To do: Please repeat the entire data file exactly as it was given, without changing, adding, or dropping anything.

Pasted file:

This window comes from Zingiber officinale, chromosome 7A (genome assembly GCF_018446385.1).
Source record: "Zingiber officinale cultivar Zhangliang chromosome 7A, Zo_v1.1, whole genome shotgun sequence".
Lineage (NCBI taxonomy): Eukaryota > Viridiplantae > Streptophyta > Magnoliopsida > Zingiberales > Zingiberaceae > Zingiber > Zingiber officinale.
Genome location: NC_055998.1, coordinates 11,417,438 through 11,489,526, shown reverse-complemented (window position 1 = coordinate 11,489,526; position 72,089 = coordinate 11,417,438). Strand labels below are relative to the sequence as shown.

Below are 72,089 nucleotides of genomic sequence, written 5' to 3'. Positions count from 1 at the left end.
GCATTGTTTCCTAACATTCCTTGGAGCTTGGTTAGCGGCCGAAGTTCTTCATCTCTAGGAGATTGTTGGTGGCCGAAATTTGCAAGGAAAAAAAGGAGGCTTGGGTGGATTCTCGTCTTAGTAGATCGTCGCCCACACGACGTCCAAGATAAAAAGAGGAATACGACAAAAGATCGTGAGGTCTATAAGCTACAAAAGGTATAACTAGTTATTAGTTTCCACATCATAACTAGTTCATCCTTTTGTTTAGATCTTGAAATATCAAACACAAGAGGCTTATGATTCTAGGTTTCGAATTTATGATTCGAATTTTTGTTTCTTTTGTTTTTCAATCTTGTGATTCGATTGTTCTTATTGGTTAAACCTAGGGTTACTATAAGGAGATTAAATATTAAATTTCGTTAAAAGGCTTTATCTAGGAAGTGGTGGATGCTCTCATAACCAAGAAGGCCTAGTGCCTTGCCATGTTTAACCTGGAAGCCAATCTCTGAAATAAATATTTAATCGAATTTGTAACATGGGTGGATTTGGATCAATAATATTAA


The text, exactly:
This window comes from Zingiber officinale, chromosome 7A (genome assembly GCF_018446385.1).
Source record: "Zingiber officinale cultivar Zhangliang chromosome 7A, Zo_v1.1, whole genome shotgun sequence".
Lineage (NCBI taxonomy): Eukaryota > Viridiplantae > Streptophyta > Magnoliopsida > Zingiberales > Zingiberaceae > Zingiber > Zingiber officinale.
Genome location: NC_055998.1, coordinates 11,417,438 through 11,489,526, shown reverse-complemented (window position 1 = coordinate 11,489,526; position 72,089 = coordinate 11,417,438). Strand labels below are relative to the sequence as shown.

Below are 72,089 nucleotides of genomic sequence, written 5' to 3'. Positions count from 1 at the left end.
GCATTGTTTCCTAACATTCCTTGGAGCTTGGTTAGCGGCCGAAGTTCTTCATCTCTAGGAGATTGTTGGTGGCCGAAATTTGCAAGGAAAAAAAGGAGGCTTGGGTGGATTCTCGTCTTAGTAGATCGTCGCCCACACGACGTCCAAGATAAAAAGAGGAATACGACAAAAGATCGTGAGGTCTATAAGCTACAAAAGGTATAACTAGTTATTAGTTTCCACATCATAACTAGTTCATCCTTTTGTTTAGATCTTGAAATATCAAACACAAGAGGCTTATGATTCTAGGTTTCGAATTTATGATTCGAATTTTTGTTTCTTTTGTTTTTCAATCTTGTGATTCGATTGTTCTTATTGGTTAAACCTAGGGTTACTATAAGGAGATTAAATATTAAATTTCGTTAAAAGGCTTTATCTAGGAAGTGGTGGATGCTCTCATAACCAAGAAGGCCTAGTGCCTTGCCATGTTTAACCTGGAAGCCAATCTCTGAAATAAATATTTAATCGAATTTGTAACATGGGTGGATTTGGATCAATAATATTAA